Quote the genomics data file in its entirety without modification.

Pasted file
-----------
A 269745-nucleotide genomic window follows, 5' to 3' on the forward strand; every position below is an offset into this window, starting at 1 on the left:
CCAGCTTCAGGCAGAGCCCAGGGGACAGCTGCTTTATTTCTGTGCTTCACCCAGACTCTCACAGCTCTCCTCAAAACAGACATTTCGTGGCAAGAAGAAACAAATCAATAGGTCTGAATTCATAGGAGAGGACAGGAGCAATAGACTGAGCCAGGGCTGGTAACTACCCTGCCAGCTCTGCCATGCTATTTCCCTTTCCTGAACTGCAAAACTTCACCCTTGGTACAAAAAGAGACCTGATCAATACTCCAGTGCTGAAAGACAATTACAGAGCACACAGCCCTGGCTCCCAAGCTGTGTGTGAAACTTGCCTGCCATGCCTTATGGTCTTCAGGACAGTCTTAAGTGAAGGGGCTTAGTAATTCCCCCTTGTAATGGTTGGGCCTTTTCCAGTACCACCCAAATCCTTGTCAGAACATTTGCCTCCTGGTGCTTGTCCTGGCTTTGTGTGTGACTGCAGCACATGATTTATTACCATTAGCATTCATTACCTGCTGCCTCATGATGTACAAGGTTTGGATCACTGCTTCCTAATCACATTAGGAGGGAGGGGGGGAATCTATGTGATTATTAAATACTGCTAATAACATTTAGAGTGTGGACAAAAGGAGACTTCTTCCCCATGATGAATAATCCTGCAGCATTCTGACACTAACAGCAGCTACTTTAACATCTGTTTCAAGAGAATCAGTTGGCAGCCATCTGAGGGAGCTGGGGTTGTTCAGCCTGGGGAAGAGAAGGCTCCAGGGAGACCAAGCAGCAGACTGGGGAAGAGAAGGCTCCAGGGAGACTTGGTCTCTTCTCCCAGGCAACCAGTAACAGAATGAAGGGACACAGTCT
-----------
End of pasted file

A 269745-nucleotide genomic window follows, 5' to 3' on the forward strand; every position below is an offset into this window, starting at 1 on the left:
CCAGCTTCAGGCAGAGCCCAGGGGACAGCTGCTTTATTTCTGTGCTTCACCCAGACTCTCACAGCTCTCCTCAAAACAGACATTTCGTGGCAAGAAGAAACAAATCAATAGGTCTGAATTCATAGGAGAGGACAGGAGCAATAGACTGAGCCAGGGCTGGTAACTACCCTGCCAGCTCTGCCATGCTATTTCCCTTTCCTGAACTGCAAAACTTCACCCTTGGTACAAAAAGAGACCTGATCAATACTCCAGTGCTGAAAGACAATTACAGAGCACACAGCCCTGGCTCCCAAGCTGTGTGTGAAACTTGCCTGCCATGCCTTATGGTCTTCAGGACAGTCTTAAGTGAAGGGGCTTAGTAATTCCCCCTTGTAATGGTTGGGCCTTTTCCAGTACCACCCAAATCCTTGTCAGAACATTTGCCTCCTGGTGCTTGTCCTGGCTTTGTGTGTGACTGCAGCACATGATTTATTACCATTAGCATTCATTACCTGCTGCCTCATGATGTACAAGGTTTGGATCACTGCTTCCTAATCACATTAGGAGGGAGGGGGGGAATCTATGTGATTATTAAATACTGCTAATAACATTTAGAGTGTGGACAAAAGGAGACTTCTTCCCCATGATGAATAATCCTGCAGCATTCTGACACTAACAGCAGCTACTTTAACATCTGTTTCAAGAGAATCAGTTGGCAGCCATCTGAGGGAGCTGGGGTTGTTCAGCCTGGGGAAGAGAAGGCTCCAGGGAGACCAAGCAGCAGACTGGGGAAGAGAAGGCTCCAGGGAGACTTGGTCTCTTCTCCCAGGCAACCAGTAACAGAATGAAGGGACACAGTCT